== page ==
REVIEW: The NINJAK #0 transitional issue

NINJAK #0  (Valiant Entertainment, September 13 release date)  Writer:  Matt Kindt.  Pencils: Francis Portela.  Colors:  Andrew Dalhouse. Letters: Dave Lanphear.  Flashback sequences art by MJ Kim, Khari Evans, Roberto De La Torre, Sija Hong, Juan Jose Ryp. Prelude To Ninja-K series written by Christos Gage with art by Tomas Giorello.  Covers by David Mack, Clayton Henry & Brian Weber, Yama Orce, Peter Bagge, Javier Pulido. 40 pages.  Rated T+.

 

     Ninjak #0 serves as a fitting conclusion to Matt Kindt’s legendary run on the title and sets the reader up for the new Ninja-K series by Christos Gage debuting on November 15.  

 

     Rather than devote the issue to a major summary of Ninjak’s history to date, the focus is on what makes him unique, particularly how he manages to survive the incredibly risky assignments he takes on. Kindt sums up Ninjak’s method quite succinctly. As a jumping on point for new readers, it’s not going to satisfy entirely, but will certainly provide a taste of the delectable flavor of the character.  I’ve been an on-and-off-again reader of Ninjak, and the #0 issue made me want to go back and read more of Kindt’s run. 

 

   The issue opens with a full page panel of Ninjak a.k.a. Colin King displaying his archery skills with beautiful colors by Andrew Dalhouse, who has done a remarkable job of making Portela’s dynamic art pop off the page.  As the story moves forward, every page is separated by a moving arrow in the center of the page - - symbolic of a journey across time. The panels at the top of each page tell a current story while the panels at the bottom of the page flashback through Colin King’s life. 

 

   In the top story, Ninjak enters an ancient church/temple in Oxford, England and encounters some deadly ninja monks in scenes that let the action tell the story without much in the way of text. And as an admirer of Portela’s action scenes, I”m grateful for that.  Then, the corridors lead to an office setting where Ninjak faces off against mask-wearing businessmen with guns, before he finally meets the object of his assignment and takes a suitcase of secrets away with finality.  Readers learn who he was retrieving the suitcase for in a final scene with a twist ending that is indicative of the character of Colin King.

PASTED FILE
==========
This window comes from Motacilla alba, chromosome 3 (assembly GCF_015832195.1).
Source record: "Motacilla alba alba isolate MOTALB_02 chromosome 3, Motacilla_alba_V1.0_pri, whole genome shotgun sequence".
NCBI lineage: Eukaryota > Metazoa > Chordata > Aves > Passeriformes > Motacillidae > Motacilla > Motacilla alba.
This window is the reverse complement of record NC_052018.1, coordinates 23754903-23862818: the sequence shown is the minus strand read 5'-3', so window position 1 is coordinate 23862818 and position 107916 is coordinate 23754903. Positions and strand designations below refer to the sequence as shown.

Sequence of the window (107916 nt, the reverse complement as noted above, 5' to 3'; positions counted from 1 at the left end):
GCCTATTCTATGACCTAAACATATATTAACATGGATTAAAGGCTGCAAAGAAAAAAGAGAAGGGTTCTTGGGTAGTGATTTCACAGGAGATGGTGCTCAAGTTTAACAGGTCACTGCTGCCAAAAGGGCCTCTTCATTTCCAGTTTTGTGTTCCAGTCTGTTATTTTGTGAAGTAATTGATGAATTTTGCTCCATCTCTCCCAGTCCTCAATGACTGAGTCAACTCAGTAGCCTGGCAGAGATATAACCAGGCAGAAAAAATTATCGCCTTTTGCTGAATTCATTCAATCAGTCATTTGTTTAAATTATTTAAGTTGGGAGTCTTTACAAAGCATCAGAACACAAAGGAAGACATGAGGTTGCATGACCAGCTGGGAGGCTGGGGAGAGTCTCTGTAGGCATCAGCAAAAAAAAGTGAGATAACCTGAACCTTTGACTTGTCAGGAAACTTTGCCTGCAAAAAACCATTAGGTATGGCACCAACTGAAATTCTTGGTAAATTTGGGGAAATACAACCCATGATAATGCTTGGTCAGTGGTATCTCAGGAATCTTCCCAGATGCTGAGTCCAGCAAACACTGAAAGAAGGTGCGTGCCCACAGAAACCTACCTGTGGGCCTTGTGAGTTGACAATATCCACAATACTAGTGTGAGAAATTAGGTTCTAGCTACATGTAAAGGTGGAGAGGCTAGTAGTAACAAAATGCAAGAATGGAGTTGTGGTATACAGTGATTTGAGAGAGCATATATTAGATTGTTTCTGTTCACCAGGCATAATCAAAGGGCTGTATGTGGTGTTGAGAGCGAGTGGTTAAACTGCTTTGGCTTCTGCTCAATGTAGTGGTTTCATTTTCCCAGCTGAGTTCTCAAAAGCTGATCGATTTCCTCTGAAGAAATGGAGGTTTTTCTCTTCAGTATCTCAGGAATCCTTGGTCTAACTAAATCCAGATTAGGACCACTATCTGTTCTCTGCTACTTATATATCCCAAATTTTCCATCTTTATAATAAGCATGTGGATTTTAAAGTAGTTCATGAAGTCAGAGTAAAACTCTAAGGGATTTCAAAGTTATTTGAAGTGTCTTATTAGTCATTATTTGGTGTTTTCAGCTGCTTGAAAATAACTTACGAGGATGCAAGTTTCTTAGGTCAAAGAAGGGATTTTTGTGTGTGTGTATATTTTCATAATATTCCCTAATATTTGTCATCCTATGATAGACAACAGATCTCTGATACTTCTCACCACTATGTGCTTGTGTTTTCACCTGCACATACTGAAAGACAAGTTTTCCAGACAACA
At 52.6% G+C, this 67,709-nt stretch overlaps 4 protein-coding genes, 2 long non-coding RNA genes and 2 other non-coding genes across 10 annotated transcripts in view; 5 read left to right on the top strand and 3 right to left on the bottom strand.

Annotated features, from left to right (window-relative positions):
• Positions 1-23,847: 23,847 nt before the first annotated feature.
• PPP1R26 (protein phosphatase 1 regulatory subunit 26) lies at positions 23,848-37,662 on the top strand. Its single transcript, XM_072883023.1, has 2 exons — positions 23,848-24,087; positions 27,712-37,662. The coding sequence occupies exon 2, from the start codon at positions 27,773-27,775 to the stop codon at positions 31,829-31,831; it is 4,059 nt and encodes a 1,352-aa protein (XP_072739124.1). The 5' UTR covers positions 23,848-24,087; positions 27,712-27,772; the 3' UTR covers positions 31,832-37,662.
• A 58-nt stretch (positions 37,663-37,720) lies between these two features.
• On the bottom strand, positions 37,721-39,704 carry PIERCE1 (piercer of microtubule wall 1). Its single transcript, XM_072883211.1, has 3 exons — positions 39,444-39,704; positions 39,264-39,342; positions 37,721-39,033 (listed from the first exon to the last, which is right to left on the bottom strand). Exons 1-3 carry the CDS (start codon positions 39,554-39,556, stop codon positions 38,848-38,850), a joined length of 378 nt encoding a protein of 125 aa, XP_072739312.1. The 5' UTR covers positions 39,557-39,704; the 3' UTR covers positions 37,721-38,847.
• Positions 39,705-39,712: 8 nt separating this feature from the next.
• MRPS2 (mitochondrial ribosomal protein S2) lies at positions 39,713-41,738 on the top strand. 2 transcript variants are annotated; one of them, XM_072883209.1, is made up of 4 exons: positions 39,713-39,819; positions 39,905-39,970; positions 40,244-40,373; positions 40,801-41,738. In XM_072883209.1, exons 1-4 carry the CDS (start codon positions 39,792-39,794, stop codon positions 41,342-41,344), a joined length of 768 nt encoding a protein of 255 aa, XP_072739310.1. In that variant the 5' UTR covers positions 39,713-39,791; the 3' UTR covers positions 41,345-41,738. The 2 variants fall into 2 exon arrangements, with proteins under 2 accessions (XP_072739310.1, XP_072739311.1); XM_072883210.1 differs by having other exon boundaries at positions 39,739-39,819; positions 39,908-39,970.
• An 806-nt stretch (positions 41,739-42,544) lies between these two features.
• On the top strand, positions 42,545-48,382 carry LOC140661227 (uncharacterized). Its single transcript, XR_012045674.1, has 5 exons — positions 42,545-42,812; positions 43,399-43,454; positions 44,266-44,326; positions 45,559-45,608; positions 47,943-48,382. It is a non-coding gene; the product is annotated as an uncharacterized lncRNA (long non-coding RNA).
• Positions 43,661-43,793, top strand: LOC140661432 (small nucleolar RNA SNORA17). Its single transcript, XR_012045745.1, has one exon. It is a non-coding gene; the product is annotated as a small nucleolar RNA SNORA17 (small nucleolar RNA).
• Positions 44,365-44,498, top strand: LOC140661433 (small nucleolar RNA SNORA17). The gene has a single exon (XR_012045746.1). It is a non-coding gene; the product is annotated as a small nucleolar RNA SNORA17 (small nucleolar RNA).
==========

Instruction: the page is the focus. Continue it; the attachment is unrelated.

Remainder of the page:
The flashback story in the bottom panels begins with Colin’s decision and direction at the early age of nine, followed by his spy training in his twenties and carries through to present day. He’s experienced both true love and hard loss not once, but twice. 

 

  The prelude story is short, and begins with Ninjak infiltrating a heavily-fortified mansion in Gloucestershire, England. He confronts the resident, a person of power who apparently betrayed him. Ninjak wants to learn the secrets and hear the names, and utilizes his hardened interrogation skills. It’s a neat teaser for the new series, which may be taking a turn towards espionage more than before. Time will tell.  I’m looking forward to it, especially since Giorello’s art is just as exciting as Portela’s.  

 

   

 BC RATING SYSTEM

 

 STORY:  As a transition between old and new series, it gets the job done. As a summary providing essential background for new readers, it may be a little confusing but it does reveal the essence of the character.  I believe the new series is going to feature more than one individual in the Ninja section reporting to MI-6 (Ninja-A, Ninja-B, C, etc) so it makes sense not to get readers immersed in just one single character.  I took a half-point off anyway for not following the traditional ways of #0 issues.  2.5 POINTS.

 

ART:   Amazing. If you just like good art, you can’t go wrong by picking up this book.  3 POINTS.

 

COVER:  A mixed bag. I’ve included my two favorite covers.  David Mack is a personal favorite, but his style is not for everyone’s liking. 1 POINT.

 

READ AGAIN? The way the story is set-up, this book is begging you to read more than once. Read the top and bottom stories separately for full appreciation, then read them together. In some places, the flashback panels lend additional meaning to the action panels above. 1 POINT.

 

RECOMMEND?  For sure. I suggest you pick up some Ninjak trade paperbacks by Kindt, and order your copy of the new series debut on November 15.  1 POINT.

 

TOTAL RATING: 8.5 POINTS. Much better than average, and worthy of reading. You won’t be bored.

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